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Intel® Pentium® M Processor

Discussion in 'Recording' started by pandamonkey, Nov 16, 2003.

  1. pandamonkey

    pandamonkey Active Member

    Ok, could someone please explain the "Pentium M" Processor? Is this the same as P4 etc? How is the Pentium M Processor in a laptop related to audio and the like?
    Best regards,
    mIchAEl
     
  2. pandamonkey

    pandamonkey Active Member

    Can no one answer my question..... :confused:
    mIchAEl
     
  3. SHINEBOXNJ

    SHINEBOXNJ Guest

    Michael-

    THe Pentium M processor is the Mobile Processor you would find in a lot of laptops. The front side bus is cut down which uses a lot less power making it more ideal for a mobile set up. I think the M processors are at 400Mhz FSB, but I could be wrong. I know the cpu speed is up around 2.6 ghz, possibly more now. I am sure you can get away with doing some audio on an M processor, but you wouldn't be able to get down and dirty. I dont think there is that much of a price difference between a regular P4 and M P4, once again I could be wrong.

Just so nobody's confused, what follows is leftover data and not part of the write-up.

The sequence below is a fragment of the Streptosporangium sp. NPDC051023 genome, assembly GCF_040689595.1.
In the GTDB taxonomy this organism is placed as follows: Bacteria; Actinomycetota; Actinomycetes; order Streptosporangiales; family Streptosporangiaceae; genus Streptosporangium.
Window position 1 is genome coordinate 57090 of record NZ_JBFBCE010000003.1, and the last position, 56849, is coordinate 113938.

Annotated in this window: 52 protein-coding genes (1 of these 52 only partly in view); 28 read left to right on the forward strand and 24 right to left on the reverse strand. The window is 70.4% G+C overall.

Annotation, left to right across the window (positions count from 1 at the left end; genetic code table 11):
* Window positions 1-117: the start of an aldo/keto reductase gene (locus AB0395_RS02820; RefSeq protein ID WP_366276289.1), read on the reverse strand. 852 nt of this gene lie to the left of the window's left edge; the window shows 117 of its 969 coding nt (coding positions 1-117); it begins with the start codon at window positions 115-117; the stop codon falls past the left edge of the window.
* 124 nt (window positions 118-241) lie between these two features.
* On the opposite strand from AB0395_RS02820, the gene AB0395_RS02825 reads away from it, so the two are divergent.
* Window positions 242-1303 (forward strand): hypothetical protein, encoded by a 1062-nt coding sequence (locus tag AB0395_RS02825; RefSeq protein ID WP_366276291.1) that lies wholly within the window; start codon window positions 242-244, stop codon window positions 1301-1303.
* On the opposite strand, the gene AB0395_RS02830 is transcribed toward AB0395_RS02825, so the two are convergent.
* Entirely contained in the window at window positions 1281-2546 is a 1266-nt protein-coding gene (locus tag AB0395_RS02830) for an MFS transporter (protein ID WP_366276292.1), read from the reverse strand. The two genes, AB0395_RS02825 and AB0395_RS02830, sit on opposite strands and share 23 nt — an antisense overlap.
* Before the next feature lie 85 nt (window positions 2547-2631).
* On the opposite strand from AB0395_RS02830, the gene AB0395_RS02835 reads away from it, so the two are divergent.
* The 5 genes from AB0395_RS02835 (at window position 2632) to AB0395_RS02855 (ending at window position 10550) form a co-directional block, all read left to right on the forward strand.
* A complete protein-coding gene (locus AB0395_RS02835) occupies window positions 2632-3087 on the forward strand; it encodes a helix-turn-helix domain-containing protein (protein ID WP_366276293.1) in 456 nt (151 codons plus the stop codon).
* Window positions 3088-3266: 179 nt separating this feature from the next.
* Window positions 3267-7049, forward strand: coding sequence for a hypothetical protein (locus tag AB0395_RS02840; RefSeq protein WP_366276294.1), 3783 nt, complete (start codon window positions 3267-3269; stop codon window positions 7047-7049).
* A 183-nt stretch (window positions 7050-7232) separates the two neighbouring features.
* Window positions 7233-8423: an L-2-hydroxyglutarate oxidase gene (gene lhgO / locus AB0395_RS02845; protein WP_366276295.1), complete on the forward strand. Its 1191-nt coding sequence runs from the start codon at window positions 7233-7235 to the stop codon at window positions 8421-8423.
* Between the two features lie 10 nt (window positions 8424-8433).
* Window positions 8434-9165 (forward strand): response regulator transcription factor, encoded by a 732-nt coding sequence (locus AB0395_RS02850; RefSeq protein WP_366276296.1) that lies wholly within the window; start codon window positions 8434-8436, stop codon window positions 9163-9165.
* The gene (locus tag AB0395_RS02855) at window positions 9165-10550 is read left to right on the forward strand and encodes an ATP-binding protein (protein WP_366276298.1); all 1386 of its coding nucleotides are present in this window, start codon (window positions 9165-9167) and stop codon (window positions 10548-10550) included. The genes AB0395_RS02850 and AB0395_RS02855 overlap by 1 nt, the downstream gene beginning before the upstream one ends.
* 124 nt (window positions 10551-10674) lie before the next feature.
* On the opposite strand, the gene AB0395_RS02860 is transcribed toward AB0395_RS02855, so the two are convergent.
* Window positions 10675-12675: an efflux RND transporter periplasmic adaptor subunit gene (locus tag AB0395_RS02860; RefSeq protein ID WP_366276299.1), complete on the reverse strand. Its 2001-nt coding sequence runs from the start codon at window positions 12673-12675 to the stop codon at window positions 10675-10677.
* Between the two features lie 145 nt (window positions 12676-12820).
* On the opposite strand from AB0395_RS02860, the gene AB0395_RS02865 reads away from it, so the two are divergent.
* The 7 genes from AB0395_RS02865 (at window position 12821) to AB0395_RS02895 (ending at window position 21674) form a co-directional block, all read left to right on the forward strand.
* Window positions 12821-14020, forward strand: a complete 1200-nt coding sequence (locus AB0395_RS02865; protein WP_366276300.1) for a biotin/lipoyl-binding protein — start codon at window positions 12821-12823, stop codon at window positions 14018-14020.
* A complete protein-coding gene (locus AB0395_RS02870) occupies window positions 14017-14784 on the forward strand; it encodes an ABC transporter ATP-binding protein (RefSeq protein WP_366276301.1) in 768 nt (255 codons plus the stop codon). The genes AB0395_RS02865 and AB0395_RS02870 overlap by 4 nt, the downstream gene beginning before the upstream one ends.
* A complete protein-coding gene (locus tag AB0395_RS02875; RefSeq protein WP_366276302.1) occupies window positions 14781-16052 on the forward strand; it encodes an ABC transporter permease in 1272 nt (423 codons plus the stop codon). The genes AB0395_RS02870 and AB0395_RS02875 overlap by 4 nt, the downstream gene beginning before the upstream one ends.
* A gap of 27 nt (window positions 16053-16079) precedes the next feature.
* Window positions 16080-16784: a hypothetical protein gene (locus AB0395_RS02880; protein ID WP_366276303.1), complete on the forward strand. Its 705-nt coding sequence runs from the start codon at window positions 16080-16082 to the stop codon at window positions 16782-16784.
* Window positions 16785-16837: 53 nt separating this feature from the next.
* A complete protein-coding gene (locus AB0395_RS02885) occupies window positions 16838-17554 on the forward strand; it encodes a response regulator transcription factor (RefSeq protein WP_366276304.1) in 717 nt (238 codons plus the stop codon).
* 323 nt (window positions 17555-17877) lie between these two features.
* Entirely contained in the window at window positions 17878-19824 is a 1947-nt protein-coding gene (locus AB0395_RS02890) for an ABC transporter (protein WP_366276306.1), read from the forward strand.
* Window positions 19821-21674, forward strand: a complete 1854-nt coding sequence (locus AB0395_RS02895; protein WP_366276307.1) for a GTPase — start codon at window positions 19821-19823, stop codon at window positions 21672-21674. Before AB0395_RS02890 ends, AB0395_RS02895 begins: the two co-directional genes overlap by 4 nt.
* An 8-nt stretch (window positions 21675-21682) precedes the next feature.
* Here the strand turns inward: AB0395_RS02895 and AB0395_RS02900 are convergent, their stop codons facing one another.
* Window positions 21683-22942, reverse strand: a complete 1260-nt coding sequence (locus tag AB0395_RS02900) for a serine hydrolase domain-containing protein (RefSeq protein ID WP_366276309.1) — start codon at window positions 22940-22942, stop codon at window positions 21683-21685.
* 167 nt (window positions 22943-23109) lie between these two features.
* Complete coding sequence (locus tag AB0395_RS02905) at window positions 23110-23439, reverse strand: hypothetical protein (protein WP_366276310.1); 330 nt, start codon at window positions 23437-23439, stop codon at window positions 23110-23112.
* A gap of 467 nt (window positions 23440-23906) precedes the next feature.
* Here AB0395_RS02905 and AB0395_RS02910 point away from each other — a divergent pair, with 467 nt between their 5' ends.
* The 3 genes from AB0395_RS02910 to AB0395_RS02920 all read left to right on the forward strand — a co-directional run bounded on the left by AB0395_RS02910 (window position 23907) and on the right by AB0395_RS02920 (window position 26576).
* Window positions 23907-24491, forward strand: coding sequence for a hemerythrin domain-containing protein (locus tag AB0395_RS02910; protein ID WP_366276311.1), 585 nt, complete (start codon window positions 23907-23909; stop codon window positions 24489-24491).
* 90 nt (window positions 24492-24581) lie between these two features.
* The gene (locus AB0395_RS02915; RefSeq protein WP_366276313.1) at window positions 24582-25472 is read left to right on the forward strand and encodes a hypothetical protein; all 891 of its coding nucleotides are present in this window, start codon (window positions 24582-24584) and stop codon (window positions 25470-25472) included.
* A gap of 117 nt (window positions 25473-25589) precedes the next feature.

Hope that helps.. a little.

    -Mark
     
  4. pandamonkey

    pandamonkey Active Member

    The above quote means that it demands less on a battery?
    What is the average FSB of a P4 and what aspects of my audio production work would suffer from the M processor reduction?
    What would be a recomended FSB speed for audio on a laptop in relation to price and availability?

    Best regards,
    mIchAEl
     
  5. sserendipity

    sserendipity Member

    Yes, by reducing it's cpu horsepower when on battery power.

    All of it :>
    The fastest you can afford, and is available. Sorry that I can't be more specific, but it's a real bottle neck on your system's speed.
     
  6. knightfly

    knightfly Active Member

    I recently bought a Toshiba Satellite P4 laptop, which has a 533 mHz FSB - most portables are still at 400 FSB, and desktop procs are up to 800 FSB without overclocking - this determines memory transfer speeds, so is very important for any and allplug-ins etc -

    However, most laptops are further choked by 4500 rpm drives, mine is no exception. This will limit track count in multitrack software. There are aftermarket drives, by Hitachi I think, that are 7200 rpm for laptops. Ive not looked into them yet, but that should speed things up some.

    Hope that helped... Steve
     

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